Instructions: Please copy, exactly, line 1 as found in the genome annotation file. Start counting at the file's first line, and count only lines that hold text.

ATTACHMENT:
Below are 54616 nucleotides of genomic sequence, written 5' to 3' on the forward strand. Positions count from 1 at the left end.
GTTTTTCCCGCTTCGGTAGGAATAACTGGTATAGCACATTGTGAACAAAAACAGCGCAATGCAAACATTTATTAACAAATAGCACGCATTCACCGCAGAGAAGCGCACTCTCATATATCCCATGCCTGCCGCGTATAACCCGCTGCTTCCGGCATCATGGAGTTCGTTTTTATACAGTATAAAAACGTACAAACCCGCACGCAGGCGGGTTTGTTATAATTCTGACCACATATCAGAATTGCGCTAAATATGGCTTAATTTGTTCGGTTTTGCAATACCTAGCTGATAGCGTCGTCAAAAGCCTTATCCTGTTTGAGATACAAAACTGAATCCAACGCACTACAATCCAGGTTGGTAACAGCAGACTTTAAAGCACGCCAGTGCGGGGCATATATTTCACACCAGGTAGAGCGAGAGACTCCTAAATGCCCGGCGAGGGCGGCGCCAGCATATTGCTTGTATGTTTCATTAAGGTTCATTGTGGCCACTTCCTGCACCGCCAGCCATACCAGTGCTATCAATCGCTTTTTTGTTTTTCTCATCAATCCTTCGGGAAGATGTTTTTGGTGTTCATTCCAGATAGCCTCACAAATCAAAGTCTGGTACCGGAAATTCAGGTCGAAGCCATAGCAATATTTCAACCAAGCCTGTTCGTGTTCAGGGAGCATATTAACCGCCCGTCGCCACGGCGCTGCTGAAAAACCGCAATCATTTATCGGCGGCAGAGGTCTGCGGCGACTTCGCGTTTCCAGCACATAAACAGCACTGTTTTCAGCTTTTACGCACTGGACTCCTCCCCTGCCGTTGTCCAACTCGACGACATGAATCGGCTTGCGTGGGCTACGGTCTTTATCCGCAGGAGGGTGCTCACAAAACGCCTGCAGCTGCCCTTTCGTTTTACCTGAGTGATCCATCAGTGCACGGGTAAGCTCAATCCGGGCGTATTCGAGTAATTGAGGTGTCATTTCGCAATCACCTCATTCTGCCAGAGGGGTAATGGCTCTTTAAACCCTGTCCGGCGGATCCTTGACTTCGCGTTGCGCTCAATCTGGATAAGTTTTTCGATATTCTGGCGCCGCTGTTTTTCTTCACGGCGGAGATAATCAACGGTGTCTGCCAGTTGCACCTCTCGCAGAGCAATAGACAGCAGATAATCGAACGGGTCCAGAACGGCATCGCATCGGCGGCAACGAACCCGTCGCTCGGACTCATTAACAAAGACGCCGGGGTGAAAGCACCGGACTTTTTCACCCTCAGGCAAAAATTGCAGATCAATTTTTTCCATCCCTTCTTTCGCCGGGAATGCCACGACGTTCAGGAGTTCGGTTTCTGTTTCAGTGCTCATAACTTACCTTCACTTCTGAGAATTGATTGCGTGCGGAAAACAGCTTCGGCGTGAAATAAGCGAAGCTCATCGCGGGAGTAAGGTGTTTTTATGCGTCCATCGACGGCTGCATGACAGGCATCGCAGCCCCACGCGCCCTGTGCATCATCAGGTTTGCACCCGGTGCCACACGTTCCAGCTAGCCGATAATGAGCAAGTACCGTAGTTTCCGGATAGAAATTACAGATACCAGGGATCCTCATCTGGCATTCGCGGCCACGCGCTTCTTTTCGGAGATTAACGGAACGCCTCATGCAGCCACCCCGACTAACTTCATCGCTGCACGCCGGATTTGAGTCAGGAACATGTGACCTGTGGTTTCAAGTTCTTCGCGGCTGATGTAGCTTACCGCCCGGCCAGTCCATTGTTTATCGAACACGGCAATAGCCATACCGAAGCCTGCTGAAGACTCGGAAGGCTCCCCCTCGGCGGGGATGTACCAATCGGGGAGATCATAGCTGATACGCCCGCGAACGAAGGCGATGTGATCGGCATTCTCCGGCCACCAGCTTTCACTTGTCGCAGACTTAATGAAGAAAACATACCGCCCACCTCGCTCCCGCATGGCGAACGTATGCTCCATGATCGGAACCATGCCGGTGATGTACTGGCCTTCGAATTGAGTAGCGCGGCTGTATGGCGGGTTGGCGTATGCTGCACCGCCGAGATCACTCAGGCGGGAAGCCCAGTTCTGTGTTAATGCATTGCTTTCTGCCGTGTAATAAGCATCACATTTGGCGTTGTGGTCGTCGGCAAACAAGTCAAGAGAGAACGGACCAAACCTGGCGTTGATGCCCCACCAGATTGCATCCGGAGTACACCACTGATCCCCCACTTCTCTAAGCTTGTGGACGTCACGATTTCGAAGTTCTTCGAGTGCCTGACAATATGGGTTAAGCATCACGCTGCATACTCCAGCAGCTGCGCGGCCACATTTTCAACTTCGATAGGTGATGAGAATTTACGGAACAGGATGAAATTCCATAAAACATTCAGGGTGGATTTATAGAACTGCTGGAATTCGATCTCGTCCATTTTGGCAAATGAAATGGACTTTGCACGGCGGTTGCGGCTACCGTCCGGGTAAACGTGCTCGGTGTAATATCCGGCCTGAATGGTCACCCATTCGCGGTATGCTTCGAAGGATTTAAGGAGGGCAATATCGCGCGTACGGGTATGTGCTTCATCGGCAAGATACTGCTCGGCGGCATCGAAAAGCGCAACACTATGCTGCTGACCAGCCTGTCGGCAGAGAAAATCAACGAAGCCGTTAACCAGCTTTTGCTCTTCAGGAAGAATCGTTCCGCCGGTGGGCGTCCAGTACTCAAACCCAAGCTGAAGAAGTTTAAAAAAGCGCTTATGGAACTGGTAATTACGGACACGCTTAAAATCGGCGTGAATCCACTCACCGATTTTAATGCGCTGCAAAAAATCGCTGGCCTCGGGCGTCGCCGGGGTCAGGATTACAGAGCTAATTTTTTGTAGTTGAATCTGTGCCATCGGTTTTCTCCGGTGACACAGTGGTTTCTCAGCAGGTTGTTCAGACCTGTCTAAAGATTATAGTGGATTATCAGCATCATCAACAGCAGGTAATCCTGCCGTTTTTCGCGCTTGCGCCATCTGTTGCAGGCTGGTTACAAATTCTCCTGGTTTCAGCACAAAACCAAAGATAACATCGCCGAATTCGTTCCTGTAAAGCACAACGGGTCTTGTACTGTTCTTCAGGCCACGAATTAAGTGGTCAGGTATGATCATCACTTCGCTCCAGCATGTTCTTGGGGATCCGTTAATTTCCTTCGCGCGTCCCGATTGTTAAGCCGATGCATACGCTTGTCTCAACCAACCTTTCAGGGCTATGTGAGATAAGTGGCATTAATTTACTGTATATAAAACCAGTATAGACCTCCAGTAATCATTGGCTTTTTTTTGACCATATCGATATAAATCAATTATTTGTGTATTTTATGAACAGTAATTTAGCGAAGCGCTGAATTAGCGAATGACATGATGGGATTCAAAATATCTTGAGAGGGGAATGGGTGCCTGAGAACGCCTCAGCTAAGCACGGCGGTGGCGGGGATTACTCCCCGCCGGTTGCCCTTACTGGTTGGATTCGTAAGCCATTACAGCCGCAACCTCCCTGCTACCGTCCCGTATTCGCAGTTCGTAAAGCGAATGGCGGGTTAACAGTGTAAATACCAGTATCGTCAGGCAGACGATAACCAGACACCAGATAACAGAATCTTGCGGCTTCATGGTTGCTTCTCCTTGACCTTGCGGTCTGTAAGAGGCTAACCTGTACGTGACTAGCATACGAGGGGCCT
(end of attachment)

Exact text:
Below are 54616 nucleotides of genomic sequence, written 5' to 3' on the forward strand. Positions count from 1 at the left end.